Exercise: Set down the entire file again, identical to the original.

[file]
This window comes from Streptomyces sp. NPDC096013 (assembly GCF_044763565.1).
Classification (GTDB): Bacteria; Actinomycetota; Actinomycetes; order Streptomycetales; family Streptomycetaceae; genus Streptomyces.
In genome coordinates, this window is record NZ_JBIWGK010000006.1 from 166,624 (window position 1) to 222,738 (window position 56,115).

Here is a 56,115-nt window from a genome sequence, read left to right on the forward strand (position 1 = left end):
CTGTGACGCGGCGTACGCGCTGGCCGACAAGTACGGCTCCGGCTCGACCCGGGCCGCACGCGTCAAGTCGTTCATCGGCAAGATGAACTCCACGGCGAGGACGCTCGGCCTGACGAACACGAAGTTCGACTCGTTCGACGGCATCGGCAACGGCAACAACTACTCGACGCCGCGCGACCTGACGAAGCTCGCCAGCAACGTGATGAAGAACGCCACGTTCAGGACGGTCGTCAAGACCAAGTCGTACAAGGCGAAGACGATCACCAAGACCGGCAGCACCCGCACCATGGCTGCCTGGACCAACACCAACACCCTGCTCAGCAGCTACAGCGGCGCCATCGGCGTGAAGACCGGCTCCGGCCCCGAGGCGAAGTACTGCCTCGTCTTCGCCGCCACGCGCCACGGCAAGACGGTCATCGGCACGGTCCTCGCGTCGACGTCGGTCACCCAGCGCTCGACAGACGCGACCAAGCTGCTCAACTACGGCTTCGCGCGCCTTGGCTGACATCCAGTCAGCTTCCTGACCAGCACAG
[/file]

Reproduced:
This window comes from Streptomyces sp. NPDC096013 (assembly GCF_044763565.1).
Classification (GTDB): Bacteria; Actinomycetota; Actinomycetes; order Streptomycetales; family Streptomycetaceae; genus Streptomyces.
In genome coordinates, this window is record NZ_JBIWGK010000006.1 from 166,624 (window position 1) to 222,738 (window position 56,115).

Here is a 56,115-nt window from a genome sequence, read left to right on the forward strand (position 1 = left end):
CTGTGACGCGGCGTACGCGCTGGCCGACAAGTACGGCTCCGGCTCGACCCGGGCCGCACGCGTCAAGTCGTTCATCGGCAAGATGAACTCCACGGCGAGGACGCTCGGCCTGACGAACACGAAGTTCGACTCGTTCGACGGCATCGGCAACGGCAACAACTACTCGACGCCGCGCGACCTGACGAAGCTCGCCAGCAACGTGATGAAGAACGCCACGTTCAGGACGGTCGTCAAGACCAAGTCGTACAAGGCGAAGACGATCACCAAGACCGGCAGCACCCGCACCATGGCTGCCTGGACCAACACCAACACCCTGCTCAGCAGCTACAGCGGCGCCATCGGCGTGAAGACCGGCTCCGGCCCCGAGGCGAAGTACTGCCTCGTCTTCGCCGCCACGCGCCACGGCAAGACGGTCATCGGCACGGTCCTCGCGTCGACGTCGGTCACCCAGCGCTCGACAGACGCGACCAAGCTGCTCAACTACGGCTTCGCGCGCCTTGGCTGACATCCAGTCAGCTTCCTGACCAGCACAG